In the first half of their 38-7 romping over the Vikings in the NFC Championship Game (see breakdown), the Eagles got the ball back with 29 seconds in the first half, when they already had a 21-7 lead. So they marched down the field to kick a 38-yard field goal.

The aggressive Pederson never let his foot off the gas (see report card).

"I just told myself before the game I was going to maintain the aggressiveness in this ballgame," Pederson said. "Listen, it was, a: you win, you keep playing. You lose, you're going home. I didn't want to go home and regret any decision."

Perhaps no play exemplified Pederson's aggressive nature more than the flea flicker early in the third quarter that yielded a 41-yard touchdown pass to Torrey Smith and put the Eagles up 31-7.

The Eagles had their foot on the Vikings' throats and Pederson gave the signal to step down.

"We love it," said Nick Foles, who admitted he couldn't remember ever running a flea flicker before. "I think he just has such a great feel for the game. He played quarterback and he's coached for a long time. He can feel it."

The flea flicker was a play the Eagles just started practicing and they ran it just a few times during practice this week. Pederson said they used it against the Vikings because they saw opportunities to exploit them down the field. Pederson was dead on.

Rookie Corey Clement was the running back who took the handoff and then pitched the ball back to Foles. After the game, he thanked his position coach Duce Staley for allowing him, a rookie, to be in that situation.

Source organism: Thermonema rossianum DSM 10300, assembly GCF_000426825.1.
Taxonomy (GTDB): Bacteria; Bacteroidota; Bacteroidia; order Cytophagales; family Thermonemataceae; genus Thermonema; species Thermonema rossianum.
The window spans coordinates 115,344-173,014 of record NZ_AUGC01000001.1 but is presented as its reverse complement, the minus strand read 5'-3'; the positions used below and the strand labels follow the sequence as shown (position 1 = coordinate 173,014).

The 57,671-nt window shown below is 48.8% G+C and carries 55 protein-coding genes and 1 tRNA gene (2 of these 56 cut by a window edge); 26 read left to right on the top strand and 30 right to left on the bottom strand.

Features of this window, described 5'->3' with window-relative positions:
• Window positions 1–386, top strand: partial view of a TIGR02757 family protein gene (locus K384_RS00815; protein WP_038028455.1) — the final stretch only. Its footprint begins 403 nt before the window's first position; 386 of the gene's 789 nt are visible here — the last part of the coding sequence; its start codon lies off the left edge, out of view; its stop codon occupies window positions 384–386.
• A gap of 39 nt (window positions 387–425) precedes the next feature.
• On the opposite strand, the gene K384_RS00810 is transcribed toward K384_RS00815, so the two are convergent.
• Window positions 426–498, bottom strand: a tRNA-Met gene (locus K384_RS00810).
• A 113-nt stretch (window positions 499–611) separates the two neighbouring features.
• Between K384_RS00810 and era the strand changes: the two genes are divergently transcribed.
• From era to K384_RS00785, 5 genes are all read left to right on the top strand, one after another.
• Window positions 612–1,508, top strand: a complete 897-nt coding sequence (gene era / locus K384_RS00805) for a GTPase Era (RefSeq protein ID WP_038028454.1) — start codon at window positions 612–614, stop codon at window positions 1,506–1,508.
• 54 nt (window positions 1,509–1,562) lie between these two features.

What was Clement thinking when the play got called in?

"S---, I'll do it," Clement said. "You just don't flinch."

After Clement tossed the ball back to Foles, the quarterback unleashed a deep pass to Smith down the sideline. Smith redeemed himself after an earlier drop and hauled it in.

"I didn't know they were going to call it," Smith said. "Coach P has some tricks up his sleeve."

Pederson has had tricks up his sleeve all season. While he hasn't necessarily run gadget plays like the one he pulled out Sunday night, he has been somewhat of a mad scientist when it comes to play-calling. Last week, offensive coordinator Frank Reich described Pederson's play-calling style as "unorthodox."

A week after putting together a gem of a game against the Falcons, Pederson seemingly coached circles around Mike Zimmer and put together a game plan that helped Foles lead his team to the Super Bowl (see story).

One thing is for sure: Pederson is aggressive. And it seems like his entire team feeds off of it.

"I think they do. I hope they do," Pederson said. "Because I've got a lot of trust in them and I think they've got a lot of trust in me that I'm going to make the right decision. It ultimately comes down to the players on the field. But I do believe they feel that. As long as I'm doing it and the decision is right by them and I'm not putting them in a bad situation, then, yeah, I think they feed off of it and start believing in that."